|Amine has been listed as a level-4 vital article in Science. If you can improve it, please do. This article has been rated as Start-Class.|
|WikiProject Chemistry||(Rated Start-class, High-importance)|
I added some references to the biological activity section expanded it a tiny bit. I'm sort of a noob to wikipedia and two of my references look a little funny but I can't figrue out why. If someone could fix them, that would be great. They are the last two references in the biological activity page. Also, I agree a quaternary amine should be added to the top graphic. I'll try to remake the graphic when I have time if no one else can get around to it.RabidRabbit23 (talk) 09:38, 29 January 2011 (UTC) Scratch my comment, a quaternary amine is defined by the IUPAC gold book as a different functional group, called iminium. Does anyone think I should remove the mention to quaternary amines in the biological activity section?RabidRabbit23 (talk) 09:48, 29 January 2011 (UTC)
- What you call a "quaternary amine" could be a quaternary ammonium cation or quaternary ammonium compound (or salt), for which there is a separate article. There is an image of the generalized structure available there. H Padleckas (talk) 10:51, 29 January 2011 (UTC)
- I moved a couple of your sentences from Amine here to the Quaternary ammonium cation (compound) article along with the references you provided. I fixed the link to osmolytes. The other stuff you added I left here, but with a clarification. There is a separate article on iminium, which means compounds with a C=N+ moiety. I did not mention iminium in the biological activity section. H Padleckas (talk) 12:45, 29 January 2011 (UTC)
Table of Kb values
Somebody, please set the table of Kb values right. I added some content, and then, extra values to support it (and messed up the format).
Skeptical Chymist 15:33, 1 May 2008 (IST)
This page's content is so problematic that it likely should be pulled, and recast, only including information that can be entered with certainty, from reliable, verifiable sources. Web citing web IS NOT enough for a reliable encyclopedia entry. (This said, because I have found enough discrepancies, that I cannot recommend.) Prof D. —Preceding unsigned comment added by 188.8.131.52 (talk) 21:31, 15 September 2008 (UTC)
Should really add quaternary amines here.
- Josh Cherry 22:40, 13 Oct 2003 (UTC)
- a "quaternary amine" being ...?--Smokefoot 22:49, 19 February 2006 (UTC)
This sentence is giving me trouble, mostly b/c I'm not an organic chemist, but if it's confusing to me it's likely to be confusing to others. Anyway I hope someone could clarify and then update it in the article:
"However, if any of the carbons bonded to the nitrogen that is part of a carbonyl group, then the compound is considered an amide rather than an amine."
Does this mean -- if any of the carbons in the 'R' group are, in turn, part of a carbonyl group, then the whole deal is an 'amide' instead of an 'amine'
- basically 'that is' is ambiguously referring to one of 'the nitrogen' or 'the carbons'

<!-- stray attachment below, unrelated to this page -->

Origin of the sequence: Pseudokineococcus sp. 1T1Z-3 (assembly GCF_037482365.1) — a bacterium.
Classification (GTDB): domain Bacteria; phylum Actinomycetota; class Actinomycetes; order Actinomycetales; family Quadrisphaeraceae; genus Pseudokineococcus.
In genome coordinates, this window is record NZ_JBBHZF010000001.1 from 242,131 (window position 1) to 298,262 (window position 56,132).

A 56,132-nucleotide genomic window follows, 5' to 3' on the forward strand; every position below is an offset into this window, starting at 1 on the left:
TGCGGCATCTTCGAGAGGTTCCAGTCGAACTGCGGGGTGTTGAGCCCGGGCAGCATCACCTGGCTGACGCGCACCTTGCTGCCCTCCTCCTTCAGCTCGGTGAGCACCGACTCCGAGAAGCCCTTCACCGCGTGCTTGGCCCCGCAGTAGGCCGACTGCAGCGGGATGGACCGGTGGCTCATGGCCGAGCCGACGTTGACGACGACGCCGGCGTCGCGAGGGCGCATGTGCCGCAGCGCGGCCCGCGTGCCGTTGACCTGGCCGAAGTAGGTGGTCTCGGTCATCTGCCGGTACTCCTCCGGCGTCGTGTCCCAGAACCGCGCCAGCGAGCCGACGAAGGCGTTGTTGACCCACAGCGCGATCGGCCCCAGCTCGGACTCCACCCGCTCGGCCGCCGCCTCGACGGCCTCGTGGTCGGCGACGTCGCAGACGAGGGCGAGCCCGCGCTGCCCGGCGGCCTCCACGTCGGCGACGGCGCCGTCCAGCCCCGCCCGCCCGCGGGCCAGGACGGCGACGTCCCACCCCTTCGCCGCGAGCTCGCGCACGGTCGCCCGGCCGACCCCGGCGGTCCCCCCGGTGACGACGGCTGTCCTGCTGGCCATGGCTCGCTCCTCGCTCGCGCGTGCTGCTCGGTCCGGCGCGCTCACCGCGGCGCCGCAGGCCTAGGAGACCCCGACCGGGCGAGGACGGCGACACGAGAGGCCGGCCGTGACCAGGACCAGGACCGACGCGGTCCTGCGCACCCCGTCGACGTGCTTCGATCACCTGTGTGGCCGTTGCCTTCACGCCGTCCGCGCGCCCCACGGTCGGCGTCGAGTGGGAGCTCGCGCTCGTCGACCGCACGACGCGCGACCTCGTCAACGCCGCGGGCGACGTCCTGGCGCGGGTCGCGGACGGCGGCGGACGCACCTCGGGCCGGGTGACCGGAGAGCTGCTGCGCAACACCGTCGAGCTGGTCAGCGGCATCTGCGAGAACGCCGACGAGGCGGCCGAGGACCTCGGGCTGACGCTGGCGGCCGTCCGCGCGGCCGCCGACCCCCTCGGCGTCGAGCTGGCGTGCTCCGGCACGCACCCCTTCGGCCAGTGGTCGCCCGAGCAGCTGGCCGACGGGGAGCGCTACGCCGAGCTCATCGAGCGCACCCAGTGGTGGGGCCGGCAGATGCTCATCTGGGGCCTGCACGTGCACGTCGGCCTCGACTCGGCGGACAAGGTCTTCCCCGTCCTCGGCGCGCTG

- Harold MacKiernan 5 Jan 2006 23:11 PST
I'm pretty sure that any carbonyl group adjacent to an N, NH or NH2 makes it an amide. Perhaps:
"However, if any of the carbons bonded to the nitrogen are also part of a carbonyl group, then the compound is considered an amide rather than an amine." Anand 21:57, 19 February 2006 (UTC)
Nice drawing for the nitrile and amide reductions by LAH, but you might revise the nitriles so that R-C-N are linear in the starting material.--Smokefoot 04:52, 20 February 2006 (UTC)
also the amide forming reaction from acid chloride and an alkyl amine is incorrect as one CH2 was lost.--Smokefoot 00:58, 22 February 2006 (UTC)
Properties as bases
the article says that:
The nitrogen atom features a lone electron pair that can bind H+ to form an ammonium ion R3NH+. The wiki page about ammonium ion says that its formula is NH4+.
Could somebody correct this ?
What is the name of R3NH+ ? --Colonna 13:36, 25 April 2007 (UTC)
- "Ammonium" can refer either to NH4+ itself or more generally to compounds with four groups attached to a positively charged nitrogen - R4N+. NH4+ is just the case where the four R groups are hydrogens and R3NH+ is the case where only one is. --Ed (Edgar181) 14:03, 25 April 2007 (UTC)
What's the correct pronunciation for "amine"?
- There are two different pronunciations in common use; see , which even has audio versions. --Itub (talk) 11:49, 18 February 2008 (UTC)
Classes of amine
Should cyclic nitrogen containing organics such as pyrroles be included as a class of amine? At least one of the molecular structures shown in pyrroles meets the definition given in the lead for an amine. If pyrroles are not amines, then that should be mentioned as it is likely many readers would think they are. Qemist (talk) 00:12, 2 May 2010 (UTC)
What is the dashed line? A hydrogen bond? Could someone label it as such? Or if it's labeled in a standardized fashion, at least inform the reader of the standard? —Preceding unsigned comment added by Blafreniere (talk • contribs) 07:03, 17 September 2010 (UTC)
The comment(s) below were originally left at several discussions in past years, these subpages are now deprecated. The comments may be irrelevant or outdated; if so, please feel free to remove this section., and are posted here for posterity. Following
|Amine group redirects here. It is a term used in high school. As such, I gave it a "high" rating. The article could use some more biological context, e.g. amine groups in amino acids. - tameeria 03:56, 19 February 2007 (UTC)|
Last edited at 03:56, 19 February 2007 (UTC). Substituted at 07:36, 29 April 2016 (UTC)